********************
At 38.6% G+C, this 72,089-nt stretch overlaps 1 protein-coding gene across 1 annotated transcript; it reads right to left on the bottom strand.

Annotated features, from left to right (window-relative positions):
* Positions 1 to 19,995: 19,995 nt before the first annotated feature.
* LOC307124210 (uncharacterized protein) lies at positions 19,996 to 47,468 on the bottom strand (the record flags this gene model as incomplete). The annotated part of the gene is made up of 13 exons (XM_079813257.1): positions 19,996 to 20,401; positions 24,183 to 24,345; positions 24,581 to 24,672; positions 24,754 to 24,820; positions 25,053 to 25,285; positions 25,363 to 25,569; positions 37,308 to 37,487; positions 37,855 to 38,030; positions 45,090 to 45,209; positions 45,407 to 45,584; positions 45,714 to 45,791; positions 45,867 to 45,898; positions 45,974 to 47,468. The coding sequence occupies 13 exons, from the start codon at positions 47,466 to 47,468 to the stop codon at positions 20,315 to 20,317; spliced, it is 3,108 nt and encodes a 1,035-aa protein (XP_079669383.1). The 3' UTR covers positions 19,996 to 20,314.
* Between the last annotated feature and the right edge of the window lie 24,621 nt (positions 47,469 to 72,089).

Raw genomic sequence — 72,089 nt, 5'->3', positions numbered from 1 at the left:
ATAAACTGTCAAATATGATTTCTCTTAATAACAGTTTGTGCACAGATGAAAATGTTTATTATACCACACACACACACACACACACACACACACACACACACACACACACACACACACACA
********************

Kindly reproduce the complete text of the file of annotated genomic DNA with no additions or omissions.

At 38.6% G+C, this 72,089-nt stretch overlaps 1 protein-coding gene across 1 annotated transcript; it reads right to left on the bottom strand.

Annotated features, from left to right (window-relative positions):
* Positions 1 to 19,995: 19,995 nt before the first annotated feature.
* LOC307124210 (uncharacterized protein) lies at positions 19,996 to 47,468 on the bottom strand (the record flags this gene model as incomplete). The annotated part of the gene is made up of 13 exons (XM_079813257.1): positions 19,996 to 20,401; positions 24,183 to 24,345; positions 24,581 to 24,672; positions 24,754 to 24,820; positions 25,053 to 25,285; positions 25,363 to 25,569; positions 37,308 to 37,487; positions 37,855 to 38,030; positions 45,090 to 45,209; positions 45,407 to 45,584; positions 45,714 to 45,791; positions 45,867 to 45,898; positions 45,974 to 47,468. The coding sequence occupies 13 exons, from the start codon at positions 47,466 to 47,468 to the stop codon at positions 20,315 to 20,317; spliced, it is 3,108 nt and encodes a 1,035-aa protein (XP_079669383.1). The 3' UTR covers positions 19,996 to 20,314.
* Between the last annotated feature and the right edge of the window lie 24,621 nt (positions 47,469 to 72,089).

Raw genomic sequence — 72,089 nt, 5'->3', positions numbered from 1 at the left:
ATAAACTGTCAAATATGATTTCTCTTAATAACAGTTTGTGCACAGATGAAAATGTTTATTATACCACACACACACACACACACACACACACACACACACACACACACACACACACACACA